Jyotsana Devnath agrees with this perspective, highlighting that her family primarily engaged in crafting mats. Recognising the need for diversification, she acquired the skills to fashion jewellery boxes with guidance from the TBM. She attributes the knowledge of incorporating new colours to make appealing products, to the training provided by Silpakarman.

Though, still in its initial stages, such initiatives around bamboo, are beneficial to farmers too. A farmer Kishore Debbarma, from Badramoni Para in the West Tripura District, claims that he has sold some 70,000 bamboos to Tanmoy Mazumdar in 2023. He has planted bamboo on six acres of land and claims that 80 per cent of villagers in his village are in bamboo farming. When asked how Silpakarman is helping them as a farmer, he said that the overall market is improving and the order from the organisation is adding to this.

Underscoring the value of innovative design, C. Surendranath, associated with the Kerala-based organisation Uravu, dedicated to bamboo-based livelihoods with artisans, observes a decline in the traditional market of the bamboo products as these are replaced by new items made by other cheap alternatives like plastics, etc. He shares insights from Uravu’s experience, stating that they ventured into designing novel products like decorative materials realising the dwindling market of traditional bamboo products like mats etc. Uravu operates in the Wayanad District, emphasising rural empowerment through sustainable solutions.

Long journey ahead
India has the highest area (13.96 million ha) under bamboo and is the second richest country, after China, in terms of bamboo diversity, with 136 species (125 indigenous and 11 exotic). There are studies that highlight that the majority of the bamboo resource in India is underutilised. A paper published in Forest Policy and Economics in 2020 says, “The traditional bulk markets of bamboo such as paper, housing, etc have been largely substituted, and new bulk, assured markets have not opened up resulting in a diminishing demand.” The study underlined that over 80 per cent of the forest bamboo resources are unutilised. Simultaneously, approximately two million traditional artisans whose livelihoods hinge on activities ranging from harvesting and processing to value additions and the sale of bamboo products like baskets, mats, handicrafts, and more.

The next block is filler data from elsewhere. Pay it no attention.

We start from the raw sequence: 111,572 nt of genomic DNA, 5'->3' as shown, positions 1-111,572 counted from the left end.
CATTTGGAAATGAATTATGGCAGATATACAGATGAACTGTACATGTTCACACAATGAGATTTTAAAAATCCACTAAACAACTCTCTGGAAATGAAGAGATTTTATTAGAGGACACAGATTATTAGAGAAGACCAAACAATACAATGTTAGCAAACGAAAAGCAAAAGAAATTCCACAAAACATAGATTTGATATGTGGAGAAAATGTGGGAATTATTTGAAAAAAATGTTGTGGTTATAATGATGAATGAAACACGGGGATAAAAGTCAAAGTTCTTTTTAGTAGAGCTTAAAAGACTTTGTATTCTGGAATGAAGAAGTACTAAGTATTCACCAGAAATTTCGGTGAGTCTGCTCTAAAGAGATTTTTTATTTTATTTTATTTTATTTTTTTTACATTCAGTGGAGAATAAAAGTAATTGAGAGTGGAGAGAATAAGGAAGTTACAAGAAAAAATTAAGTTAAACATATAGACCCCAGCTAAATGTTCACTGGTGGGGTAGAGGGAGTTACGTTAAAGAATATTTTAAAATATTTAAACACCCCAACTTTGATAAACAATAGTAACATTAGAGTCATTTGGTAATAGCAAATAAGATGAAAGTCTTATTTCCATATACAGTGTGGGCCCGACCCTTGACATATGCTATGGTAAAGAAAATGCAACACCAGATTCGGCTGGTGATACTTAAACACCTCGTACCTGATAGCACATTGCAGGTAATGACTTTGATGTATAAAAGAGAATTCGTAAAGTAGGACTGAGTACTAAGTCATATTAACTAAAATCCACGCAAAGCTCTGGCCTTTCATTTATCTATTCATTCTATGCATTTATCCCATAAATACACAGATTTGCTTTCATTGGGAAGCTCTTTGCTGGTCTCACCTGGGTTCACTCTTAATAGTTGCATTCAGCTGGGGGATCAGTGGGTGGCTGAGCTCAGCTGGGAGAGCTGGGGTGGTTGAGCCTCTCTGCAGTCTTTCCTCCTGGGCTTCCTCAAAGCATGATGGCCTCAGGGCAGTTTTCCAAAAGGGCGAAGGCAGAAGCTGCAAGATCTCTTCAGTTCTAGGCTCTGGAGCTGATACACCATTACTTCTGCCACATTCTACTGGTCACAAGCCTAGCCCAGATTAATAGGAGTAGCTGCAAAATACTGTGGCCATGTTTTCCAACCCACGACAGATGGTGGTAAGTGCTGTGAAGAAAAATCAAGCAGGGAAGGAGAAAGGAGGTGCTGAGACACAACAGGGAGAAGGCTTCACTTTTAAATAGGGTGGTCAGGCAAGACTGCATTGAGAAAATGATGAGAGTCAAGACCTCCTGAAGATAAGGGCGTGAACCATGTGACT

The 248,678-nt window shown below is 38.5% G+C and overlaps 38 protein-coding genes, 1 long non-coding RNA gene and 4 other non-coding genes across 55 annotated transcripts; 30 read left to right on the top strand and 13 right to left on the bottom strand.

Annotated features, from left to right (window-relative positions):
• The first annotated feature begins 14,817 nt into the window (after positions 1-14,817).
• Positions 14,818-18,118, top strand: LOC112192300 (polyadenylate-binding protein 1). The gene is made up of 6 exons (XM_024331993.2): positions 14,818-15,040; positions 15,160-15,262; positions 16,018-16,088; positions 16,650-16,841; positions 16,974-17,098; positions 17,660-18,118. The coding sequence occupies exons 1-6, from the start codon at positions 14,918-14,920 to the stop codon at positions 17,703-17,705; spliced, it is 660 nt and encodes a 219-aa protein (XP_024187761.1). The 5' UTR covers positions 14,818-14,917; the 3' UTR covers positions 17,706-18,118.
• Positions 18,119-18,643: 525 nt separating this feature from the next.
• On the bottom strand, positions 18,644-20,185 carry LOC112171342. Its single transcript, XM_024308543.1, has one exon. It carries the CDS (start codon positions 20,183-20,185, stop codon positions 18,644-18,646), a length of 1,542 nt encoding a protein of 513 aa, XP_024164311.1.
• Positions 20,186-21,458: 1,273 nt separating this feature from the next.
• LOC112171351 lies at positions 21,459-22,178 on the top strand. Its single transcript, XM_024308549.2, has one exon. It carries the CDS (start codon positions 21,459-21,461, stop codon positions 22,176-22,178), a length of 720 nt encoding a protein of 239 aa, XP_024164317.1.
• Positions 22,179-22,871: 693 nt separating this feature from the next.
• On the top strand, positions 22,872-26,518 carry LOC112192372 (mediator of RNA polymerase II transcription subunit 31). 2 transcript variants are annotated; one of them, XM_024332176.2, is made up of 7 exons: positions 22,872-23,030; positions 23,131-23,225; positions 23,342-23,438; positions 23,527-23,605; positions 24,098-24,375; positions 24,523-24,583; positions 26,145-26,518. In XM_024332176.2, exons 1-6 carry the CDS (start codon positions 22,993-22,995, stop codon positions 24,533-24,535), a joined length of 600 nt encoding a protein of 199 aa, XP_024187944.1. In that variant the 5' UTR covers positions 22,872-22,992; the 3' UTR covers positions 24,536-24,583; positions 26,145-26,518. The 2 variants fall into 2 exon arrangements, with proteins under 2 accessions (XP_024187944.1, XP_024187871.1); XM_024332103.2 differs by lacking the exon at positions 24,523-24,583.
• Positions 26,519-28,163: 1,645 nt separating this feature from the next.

For at least three decades, the government of India has been trying to establish a bamboo-based economy hoping that it will enhance agricultural income, help in building resilience against climate change and fulfill the quality raw material needs of industries. Given its rapid re-growth and gaining faster maturity compared to many tree types, if it is used as a substitute for hardwoods, bamboo can reduce pressure on other forest resources, thereby minimising deforestation. In addition to this, bamboo forests, with rapid growth and substantial annual regrowth after harvesting, possess significant carbon stock potential. A research from the Kerala Forest Research Institute notes that, on average, one hectare of bamboo absorbs approximately 17 tonnes of carbon annually.